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A breakfast fit for mom
A few tweaks, including a skillet, put new life into an old brunch favorite: strata
Eggs make delicious, no-hassle entrees for breakfast or brunch menus. So for Mother's Day this year — on Sunday — who deserves a yummy, easy breakfast more than Mom? Whether you make it for her or she makes it for herself, a strata is guaranteed to be a hit.
For years, I've been tinkering with one strata recipe after the next, cooking up different versions of the ubiquitous egg-based casserole.
Initially, the dish layered whole pieces of day-old, crust-free bread with eggs, cheese and milk. Stowed in the fridge overnight, the bread absorbed the milk and eggs. Once baked, it took on a cheesy, custard-like texture.
But they could be rubbery, especially if they overcooked or sat for a while.
And I noticed that sometimes they were too bready. So I started using less bread and cutting it into 1-inch pieces. I tossed the bread pieces with the egg-milk-cheese mixture, rather than layering. That made me happy, especially when I figured out that I could use goat cheese.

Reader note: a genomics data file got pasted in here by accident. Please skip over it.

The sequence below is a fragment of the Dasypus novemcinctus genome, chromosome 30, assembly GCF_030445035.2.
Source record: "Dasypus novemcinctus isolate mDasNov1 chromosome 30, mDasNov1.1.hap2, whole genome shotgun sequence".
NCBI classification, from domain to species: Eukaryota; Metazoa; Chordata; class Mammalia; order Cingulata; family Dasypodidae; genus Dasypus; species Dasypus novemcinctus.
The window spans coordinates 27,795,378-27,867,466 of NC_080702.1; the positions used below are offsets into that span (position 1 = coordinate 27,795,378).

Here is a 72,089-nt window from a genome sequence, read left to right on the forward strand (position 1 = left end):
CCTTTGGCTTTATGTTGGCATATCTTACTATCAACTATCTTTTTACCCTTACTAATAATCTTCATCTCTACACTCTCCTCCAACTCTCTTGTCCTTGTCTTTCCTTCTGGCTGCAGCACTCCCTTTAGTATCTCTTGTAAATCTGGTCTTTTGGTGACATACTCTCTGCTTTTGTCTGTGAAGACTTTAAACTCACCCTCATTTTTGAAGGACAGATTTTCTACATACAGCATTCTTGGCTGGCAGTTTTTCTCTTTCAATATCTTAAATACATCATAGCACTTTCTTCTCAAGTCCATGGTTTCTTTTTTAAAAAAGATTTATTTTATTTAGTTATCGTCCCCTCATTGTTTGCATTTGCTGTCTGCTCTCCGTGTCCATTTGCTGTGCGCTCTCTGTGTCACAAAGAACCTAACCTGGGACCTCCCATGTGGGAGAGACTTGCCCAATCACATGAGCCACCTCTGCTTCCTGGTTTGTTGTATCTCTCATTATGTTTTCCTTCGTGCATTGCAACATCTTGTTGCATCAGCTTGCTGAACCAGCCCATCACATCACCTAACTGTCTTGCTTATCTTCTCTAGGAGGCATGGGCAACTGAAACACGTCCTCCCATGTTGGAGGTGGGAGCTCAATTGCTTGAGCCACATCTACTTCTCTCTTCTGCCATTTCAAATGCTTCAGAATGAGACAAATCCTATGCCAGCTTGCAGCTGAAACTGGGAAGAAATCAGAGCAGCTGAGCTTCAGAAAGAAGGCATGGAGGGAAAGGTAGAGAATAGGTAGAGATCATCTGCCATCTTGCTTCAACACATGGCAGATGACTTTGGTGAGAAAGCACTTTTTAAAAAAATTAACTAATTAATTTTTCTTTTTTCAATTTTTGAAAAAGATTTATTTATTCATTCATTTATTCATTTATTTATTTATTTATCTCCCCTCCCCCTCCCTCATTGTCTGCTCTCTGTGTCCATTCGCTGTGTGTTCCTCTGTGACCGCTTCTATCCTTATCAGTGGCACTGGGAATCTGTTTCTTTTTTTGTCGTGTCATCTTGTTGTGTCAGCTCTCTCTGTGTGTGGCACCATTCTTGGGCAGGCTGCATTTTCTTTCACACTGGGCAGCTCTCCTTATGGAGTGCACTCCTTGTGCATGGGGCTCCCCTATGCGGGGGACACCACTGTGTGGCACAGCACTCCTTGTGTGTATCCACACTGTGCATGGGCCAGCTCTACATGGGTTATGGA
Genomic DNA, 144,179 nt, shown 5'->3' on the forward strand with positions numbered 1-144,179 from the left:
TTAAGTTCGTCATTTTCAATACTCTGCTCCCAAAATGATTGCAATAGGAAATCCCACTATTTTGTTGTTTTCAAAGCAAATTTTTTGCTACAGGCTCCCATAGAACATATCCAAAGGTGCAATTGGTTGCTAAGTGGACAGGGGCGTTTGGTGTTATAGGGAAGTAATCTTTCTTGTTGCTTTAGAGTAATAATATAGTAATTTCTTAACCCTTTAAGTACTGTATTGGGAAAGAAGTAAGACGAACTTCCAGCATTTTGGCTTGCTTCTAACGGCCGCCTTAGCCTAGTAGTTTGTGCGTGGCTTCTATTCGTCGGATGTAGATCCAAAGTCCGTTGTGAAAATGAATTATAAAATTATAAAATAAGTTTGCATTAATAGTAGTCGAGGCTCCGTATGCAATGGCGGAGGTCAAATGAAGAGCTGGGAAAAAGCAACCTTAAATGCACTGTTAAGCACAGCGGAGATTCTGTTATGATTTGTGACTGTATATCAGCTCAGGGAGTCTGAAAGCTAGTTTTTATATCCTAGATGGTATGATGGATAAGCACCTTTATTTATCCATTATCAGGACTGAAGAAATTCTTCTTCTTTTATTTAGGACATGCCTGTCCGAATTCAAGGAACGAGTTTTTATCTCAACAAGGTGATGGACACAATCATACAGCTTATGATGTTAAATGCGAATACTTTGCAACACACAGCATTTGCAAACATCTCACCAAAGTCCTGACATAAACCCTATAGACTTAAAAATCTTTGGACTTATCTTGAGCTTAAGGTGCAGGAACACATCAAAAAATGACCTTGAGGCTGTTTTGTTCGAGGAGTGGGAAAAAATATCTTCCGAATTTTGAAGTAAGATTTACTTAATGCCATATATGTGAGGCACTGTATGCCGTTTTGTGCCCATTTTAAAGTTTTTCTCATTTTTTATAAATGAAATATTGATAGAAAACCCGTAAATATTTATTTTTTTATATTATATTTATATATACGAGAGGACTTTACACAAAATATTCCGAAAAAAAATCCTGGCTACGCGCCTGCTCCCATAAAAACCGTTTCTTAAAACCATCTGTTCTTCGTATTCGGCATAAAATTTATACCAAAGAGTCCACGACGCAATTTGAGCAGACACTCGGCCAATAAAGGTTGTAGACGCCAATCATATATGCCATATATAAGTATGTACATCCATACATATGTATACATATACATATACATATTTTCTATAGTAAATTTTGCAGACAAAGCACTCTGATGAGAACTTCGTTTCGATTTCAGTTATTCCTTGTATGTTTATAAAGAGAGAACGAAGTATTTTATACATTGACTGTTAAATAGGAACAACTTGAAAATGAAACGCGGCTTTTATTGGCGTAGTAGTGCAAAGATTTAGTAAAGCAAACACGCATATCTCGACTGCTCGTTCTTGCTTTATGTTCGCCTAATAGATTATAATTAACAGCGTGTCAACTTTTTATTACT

But after preparing the strata-in-a-skillet devised by the perfectionists at America's Test Kitchen and Cook's Illustrated magazine, I don't think I can go back to my old ways. The texture of the skillet strata is denser than a soufflé but lighter than a traditional strata, with a custardy bread pudding vibe. The flavor is supurb, with pepper Jack cheese offering a little bit of spicy heat and bacon pitching in with its signature smoky fat-meat luxury.
The downside is that some of the work, not much, has to be done right before it goes into the oven. All the ingredients can be prepped in advance, and the bacon and onions can be cooked in an ovenproof skillet an hour or so before the completion process starts.